The recent Washington Innovation in Longevity Summit that my colleague Richard Eisenberg attended was filled with evidence of burgeoning interest by tech entrepreneurs and investors here and abroad to serve the 50+ market. “Almost every week, I hear from people from another country saying: ‘I want you to meet an entrepreneur or I have an investment fund for you to look at,’” said Mary Furlong, host of the summit.
The Longevity Economy of 2050
Now, let me turn to the future of 50+ Americans, as the AARP report sees things:
- Their numbers will soar to 157.3 million in 2050, comprising 41% of the population
- Their impact on GDP will triple to $28.2 trillion by 2050
- Their wages and salaries will reach $19.2 trillion, up from $5.7 trillion today
- They’ll account for 88.6 million jobs, a growth of 5.7% from 2015
While these gains are expected to be driven by businesses across the board, several fields in particular will do well, according to AARP, including financial services, insurance and health care.
Refuting Conventional Wisdom
Two other sets of numbers in the report are worth emphasizing and refute conventional wisdom that older Americans are a financial burden on the nation.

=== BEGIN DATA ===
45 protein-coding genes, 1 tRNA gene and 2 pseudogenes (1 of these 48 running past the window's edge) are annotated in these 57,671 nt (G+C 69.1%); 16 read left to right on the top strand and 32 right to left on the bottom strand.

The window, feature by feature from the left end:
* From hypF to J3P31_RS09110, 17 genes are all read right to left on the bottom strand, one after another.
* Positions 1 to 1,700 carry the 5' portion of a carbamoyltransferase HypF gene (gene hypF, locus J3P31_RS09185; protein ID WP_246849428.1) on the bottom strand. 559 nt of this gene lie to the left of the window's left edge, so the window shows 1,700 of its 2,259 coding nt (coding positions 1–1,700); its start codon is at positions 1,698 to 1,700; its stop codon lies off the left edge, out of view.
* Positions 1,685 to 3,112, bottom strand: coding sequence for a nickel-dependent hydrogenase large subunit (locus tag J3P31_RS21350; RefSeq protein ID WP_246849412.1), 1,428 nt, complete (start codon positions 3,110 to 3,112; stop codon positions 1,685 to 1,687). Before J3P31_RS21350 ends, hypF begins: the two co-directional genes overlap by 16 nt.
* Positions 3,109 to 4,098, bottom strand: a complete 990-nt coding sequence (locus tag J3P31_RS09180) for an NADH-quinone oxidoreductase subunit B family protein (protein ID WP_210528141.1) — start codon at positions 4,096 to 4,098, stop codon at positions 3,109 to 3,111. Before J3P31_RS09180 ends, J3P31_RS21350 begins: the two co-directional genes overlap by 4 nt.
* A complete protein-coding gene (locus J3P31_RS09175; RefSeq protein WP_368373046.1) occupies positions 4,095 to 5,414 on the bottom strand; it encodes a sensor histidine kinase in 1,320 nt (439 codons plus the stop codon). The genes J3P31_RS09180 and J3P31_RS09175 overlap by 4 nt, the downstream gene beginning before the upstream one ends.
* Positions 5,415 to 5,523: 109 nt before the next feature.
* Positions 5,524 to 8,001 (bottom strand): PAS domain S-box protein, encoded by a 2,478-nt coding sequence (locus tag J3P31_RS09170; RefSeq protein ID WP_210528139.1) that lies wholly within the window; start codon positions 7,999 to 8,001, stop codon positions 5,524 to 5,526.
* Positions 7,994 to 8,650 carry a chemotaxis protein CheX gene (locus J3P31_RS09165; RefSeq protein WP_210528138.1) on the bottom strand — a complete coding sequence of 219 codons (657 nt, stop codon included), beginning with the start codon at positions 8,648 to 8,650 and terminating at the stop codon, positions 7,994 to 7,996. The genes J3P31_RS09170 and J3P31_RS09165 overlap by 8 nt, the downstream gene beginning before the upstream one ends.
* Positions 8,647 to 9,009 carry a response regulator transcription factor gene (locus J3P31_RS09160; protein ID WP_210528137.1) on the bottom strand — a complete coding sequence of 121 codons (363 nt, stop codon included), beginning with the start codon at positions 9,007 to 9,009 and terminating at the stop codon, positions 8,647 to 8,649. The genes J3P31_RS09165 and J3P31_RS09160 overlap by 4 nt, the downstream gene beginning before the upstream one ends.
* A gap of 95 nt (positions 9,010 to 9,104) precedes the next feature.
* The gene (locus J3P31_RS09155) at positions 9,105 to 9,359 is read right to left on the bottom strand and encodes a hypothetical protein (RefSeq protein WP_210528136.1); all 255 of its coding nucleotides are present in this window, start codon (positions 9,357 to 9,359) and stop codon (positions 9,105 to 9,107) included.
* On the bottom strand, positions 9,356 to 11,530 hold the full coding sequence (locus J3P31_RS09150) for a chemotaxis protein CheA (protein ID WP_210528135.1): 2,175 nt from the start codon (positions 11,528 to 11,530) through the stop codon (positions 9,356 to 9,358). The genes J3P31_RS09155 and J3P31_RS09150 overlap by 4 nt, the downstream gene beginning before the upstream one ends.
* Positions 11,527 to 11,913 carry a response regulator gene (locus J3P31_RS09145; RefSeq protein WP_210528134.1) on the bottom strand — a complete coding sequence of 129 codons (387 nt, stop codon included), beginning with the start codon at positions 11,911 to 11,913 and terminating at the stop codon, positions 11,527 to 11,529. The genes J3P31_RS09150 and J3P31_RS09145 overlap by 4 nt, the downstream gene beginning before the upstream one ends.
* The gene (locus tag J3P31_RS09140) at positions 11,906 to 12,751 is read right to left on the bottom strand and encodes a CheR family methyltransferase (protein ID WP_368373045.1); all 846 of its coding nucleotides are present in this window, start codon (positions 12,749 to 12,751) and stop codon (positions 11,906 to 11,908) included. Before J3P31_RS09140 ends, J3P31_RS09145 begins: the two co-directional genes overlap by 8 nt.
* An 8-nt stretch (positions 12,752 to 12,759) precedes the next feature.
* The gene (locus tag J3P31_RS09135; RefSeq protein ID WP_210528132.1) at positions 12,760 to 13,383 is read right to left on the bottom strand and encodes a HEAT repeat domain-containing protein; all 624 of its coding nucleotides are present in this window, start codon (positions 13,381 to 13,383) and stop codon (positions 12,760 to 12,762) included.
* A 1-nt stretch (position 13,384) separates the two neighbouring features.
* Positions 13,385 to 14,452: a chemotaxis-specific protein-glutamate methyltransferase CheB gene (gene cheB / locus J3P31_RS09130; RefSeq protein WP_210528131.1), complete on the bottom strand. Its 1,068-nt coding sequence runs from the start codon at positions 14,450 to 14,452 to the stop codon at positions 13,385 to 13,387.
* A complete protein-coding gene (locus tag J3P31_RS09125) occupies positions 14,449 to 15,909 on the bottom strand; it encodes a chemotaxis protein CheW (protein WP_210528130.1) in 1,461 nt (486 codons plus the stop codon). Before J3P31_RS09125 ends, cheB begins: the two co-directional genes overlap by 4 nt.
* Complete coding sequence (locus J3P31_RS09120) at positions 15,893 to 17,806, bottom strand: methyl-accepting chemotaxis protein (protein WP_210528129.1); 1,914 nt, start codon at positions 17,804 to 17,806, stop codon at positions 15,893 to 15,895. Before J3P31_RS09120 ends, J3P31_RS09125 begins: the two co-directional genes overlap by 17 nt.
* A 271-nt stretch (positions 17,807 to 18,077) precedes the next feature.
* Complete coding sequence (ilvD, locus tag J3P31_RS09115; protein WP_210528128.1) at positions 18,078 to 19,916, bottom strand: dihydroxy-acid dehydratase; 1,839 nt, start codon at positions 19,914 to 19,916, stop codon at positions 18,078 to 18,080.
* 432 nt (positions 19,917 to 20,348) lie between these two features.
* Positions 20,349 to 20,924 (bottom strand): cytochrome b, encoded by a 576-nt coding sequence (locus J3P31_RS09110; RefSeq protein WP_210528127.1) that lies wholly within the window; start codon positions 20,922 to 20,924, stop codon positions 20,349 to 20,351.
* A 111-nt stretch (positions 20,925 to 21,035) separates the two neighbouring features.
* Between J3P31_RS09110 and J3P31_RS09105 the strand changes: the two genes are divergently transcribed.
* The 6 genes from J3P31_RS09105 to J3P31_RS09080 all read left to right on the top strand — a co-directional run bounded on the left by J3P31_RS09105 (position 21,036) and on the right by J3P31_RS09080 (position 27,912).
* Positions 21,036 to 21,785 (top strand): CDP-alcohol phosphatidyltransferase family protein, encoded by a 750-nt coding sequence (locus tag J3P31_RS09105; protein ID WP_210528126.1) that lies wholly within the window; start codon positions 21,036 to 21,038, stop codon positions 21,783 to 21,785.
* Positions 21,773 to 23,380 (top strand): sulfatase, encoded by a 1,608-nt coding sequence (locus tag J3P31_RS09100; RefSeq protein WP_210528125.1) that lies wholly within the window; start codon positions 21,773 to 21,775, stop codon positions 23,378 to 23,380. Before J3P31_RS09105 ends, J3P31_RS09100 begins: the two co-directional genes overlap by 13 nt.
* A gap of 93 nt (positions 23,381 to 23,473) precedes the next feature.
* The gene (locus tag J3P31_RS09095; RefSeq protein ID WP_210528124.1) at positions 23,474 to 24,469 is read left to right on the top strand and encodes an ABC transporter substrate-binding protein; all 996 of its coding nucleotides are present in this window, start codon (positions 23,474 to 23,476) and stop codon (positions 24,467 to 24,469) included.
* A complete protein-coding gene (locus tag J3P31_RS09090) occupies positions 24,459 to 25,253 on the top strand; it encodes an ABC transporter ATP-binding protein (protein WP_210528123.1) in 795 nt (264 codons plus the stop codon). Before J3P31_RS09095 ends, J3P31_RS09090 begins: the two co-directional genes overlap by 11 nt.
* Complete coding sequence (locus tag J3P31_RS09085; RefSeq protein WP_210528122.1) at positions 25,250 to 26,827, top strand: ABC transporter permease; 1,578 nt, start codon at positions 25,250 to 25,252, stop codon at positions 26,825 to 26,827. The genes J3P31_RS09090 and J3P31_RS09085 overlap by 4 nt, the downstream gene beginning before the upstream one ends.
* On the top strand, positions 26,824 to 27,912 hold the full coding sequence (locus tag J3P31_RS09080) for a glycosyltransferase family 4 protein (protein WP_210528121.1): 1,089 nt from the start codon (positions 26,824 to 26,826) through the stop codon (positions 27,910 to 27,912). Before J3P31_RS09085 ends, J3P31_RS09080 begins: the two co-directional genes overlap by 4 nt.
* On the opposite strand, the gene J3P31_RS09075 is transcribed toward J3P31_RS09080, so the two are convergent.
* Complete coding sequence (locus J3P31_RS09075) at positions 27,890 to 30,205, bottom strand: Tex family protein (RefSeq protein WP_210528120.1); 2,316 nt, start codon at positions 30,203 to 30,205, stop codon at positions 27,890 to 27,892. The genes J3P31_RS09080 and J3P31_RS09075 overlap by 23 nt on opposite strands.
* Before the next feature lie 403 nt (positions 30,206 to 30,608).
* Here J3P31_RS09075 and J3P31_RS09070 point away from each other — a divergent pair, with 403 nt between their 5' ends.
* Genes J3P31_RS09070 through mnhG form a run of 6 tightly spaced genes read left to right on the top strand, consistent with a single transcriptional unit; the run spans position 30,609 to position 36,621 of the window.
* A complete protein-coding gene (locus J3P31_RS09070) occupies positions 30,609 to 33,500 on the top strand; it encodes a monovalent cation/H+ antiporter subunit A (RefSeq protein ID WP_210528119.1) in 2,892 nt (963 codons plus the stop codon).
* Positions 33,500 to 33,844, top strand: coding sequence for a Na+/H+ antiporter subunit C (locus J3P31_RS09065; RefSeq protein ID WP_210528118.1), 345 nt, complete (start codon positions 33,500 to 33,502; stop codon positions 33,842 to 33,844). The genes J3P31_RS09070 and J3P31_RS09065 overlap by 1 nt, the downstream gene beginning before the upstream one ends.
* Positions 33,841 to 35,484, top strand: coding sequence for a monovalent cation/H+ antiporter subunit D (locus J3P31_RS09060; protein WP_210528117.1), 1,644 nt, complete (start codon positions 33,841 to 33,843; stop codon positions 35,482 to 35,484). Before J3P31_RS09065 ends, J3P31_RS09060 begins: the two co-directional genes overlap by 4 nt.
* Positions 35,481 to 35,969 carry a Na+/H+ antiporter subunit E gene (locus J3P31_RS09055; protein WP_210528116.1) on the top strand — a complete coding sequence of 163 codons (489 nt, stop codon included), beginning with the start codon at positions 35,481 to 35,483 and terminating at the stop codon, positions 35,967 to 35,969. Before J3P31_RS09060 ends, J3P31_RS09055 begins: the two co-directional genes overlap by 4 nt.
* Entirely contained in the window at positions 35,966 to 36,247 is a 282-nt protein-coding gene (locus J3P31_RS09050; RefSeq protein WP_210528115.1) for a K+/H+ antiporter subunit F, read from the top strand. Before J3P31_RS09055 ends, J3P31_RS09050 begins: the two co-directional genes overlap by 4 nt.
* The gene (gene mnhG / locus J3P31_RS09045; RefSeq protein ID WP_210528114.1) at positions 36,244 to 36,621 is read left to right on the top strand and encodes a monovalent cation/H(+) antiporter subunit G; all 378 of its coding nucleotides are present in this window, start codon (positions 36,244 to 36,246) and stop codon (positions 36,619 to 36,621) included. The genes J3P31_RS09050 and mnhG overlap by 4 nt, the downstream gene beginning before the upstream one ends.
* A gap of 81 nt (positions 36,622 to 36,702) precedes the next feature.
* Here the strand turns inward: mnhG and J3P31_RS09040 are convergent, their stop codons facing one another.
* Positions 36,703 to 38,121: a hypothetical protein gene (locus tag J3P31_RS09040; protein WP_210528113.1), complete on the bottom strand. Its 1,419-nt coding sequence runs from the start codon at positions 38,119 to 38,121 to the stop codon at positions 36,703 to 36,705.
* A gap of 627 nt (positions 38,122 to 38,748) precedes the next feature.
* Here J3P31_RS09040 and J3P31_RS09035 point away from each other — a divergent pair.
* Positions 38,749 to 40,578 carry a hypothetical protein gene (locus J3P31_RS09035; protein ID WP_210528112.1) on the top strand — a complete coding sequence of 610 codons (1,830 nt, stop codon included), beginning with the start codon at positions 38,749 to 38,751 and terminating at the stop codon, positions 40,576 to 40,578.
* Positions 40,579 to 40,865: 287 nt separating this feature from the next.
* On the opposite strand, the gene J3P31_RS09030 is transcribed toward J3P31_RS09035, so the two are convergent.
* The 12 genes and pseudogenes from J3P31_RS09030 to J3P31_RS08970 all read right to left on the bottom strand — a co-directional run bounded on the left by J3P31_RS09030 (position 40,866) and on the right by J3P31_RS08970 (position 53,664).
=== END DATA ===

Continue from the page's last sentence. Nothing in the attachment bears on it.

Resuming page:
First, the tax contribution of the 50+ group is substantial. For example, the study says, the share of federal income taxes paid by the 50+ population amounted to 59% of the total income taxes paid in 2018, far above their share of the population Their portion of the federal tax total in 2050 is projected to rise to 65%. A similar dynamic holds on state and local levels.
The second figure of note is the estimated economic value of unpaid contributions. Those are things like caring for an aging parent, grandparents supporting grandchildren and volunteering. The AARP report puts the total value of this unpaid work at $745 billion in 2018. To put that in context, $745 billion is slightly more than total amount of Medicare benefits paid in 2018.
Perhaps most importantly, especially in an era when memes like OK Boomer manage to get an audience, is the theme of intergenerational benefits in the workplace and in society that runs throughout The Longevity Economic Outlook. Simply put, ideas for improving economic opportunities for older adults also boost prospects for younger generations (who, after all, will age, too).
How to Grow the U.S. Economy
Want the economy to grow faster than 2%? Then let’s start encouraging older Americans to work longer if they can; welcome them into the workplace; treat them with respect and give them the opportunity to use their skills and experience for employers and to start their own businesses.
That will make them become an even more powerful force for rejuvenating the economy.
Next Avenue Editors Also Recommend:
- The Longevity Dividend: The Power of ‘Old’ Money
- The Growing Movement to Invest in the Older Americans’ Market
- Second Acts to Profit From the Longevity Economy